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Grand rounds in methodology: when are realist reviews useful, and what does a ‘good’ realist review look like?


Research in the quality and safety field often necessitates an approach that supports the development of an in-depth understanding of how a complex phenomenon occurs, or how an intervention works. Realist review is an increasingly popular form of evidence synthesis that provides a theory-driven, interpretive approach to secondary research. Realist reviews offer quality and safety researchers the opportunity to draw on diverse types of evidence to develop explanatory theory about how, when and for whom interventions ‘work’ or outcomes occur. The approach is flexible, iterative and practical, typically drawing on the experience of policymakers, practitioners and patients throughout the review. With the increasing use of realist reviews, some common misconceptions about the approach have become evident in the literature. This paper introduces what is involved when planning and conducting a realist review, and where the approach can offer most value, as well as outlining common challenges that researchers may face when adopting the approach, and recommended solutions. Our aim is to support researchers who are considering conducting a realist review to understand the key principles and concepts involved, and how they can go about producing high-quality work.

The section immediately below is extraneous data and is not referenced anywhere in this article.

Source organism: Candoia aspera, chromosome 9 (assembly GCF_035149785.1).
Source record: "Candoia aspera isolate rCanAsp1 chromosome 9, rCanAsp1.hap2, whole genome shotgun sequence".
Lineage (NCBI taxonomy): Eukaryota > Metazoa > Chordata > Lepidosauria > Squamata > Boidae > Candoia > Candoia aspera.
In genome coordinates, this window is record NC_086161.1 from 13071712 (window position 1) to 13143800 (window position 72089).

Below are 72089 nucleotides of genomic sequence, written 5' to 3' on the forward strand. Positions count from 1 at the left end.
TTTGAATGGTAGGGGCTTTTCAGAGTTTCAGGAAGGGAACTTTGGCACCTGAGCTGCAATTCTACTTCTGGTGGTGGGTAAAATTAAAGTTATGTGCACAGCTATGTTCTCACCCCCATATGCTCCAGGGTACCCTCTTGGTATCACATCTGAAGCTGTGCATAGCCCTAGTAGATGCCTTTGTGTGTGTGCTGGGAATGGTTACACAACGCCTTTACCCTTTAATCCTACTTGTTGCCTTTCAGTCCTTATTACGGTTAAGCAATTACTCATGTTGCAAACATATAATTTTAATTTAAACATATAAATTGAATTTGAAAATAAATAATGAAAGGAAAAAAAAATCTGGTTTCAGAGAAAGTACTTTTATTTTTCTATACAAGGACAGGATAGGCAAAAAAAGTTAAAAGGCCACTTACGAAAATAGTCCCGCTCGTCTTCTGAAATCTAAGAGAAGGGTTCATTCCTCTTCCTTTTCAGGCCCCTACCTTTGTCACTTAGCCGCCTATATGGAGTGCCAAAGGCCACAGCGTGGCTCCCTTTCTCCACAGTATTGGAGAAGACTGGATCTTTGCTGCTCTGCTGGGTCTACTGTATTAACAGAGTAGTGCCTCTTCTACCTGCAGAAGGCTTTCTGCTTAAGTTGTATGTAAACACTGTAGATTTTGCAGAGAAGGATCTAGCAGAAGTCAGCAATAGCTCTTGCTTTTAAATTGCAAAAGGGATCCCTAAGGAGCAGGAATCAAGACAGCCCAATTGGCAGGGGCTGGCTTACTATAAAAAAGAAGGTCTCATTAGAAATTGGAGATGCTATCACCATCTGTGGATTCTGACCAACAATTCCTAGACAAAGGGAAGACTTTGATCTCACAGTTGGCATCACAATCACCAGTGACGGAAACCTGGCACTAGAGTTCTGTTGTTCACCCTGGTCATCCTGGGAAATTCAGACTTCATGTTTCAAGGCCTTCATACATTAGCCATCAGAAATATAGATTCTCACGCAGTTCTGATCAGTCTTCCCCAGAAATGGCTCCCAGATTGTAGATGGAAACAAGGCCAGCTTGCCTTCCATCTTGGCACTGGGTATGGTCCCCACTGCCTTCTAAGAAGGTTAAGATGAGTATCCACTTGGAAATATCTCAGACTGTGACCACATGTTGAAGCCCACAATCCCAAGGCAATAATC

• Continuing education, continuing professional development
  • Evidence-based medicine
  • Graduate medical education

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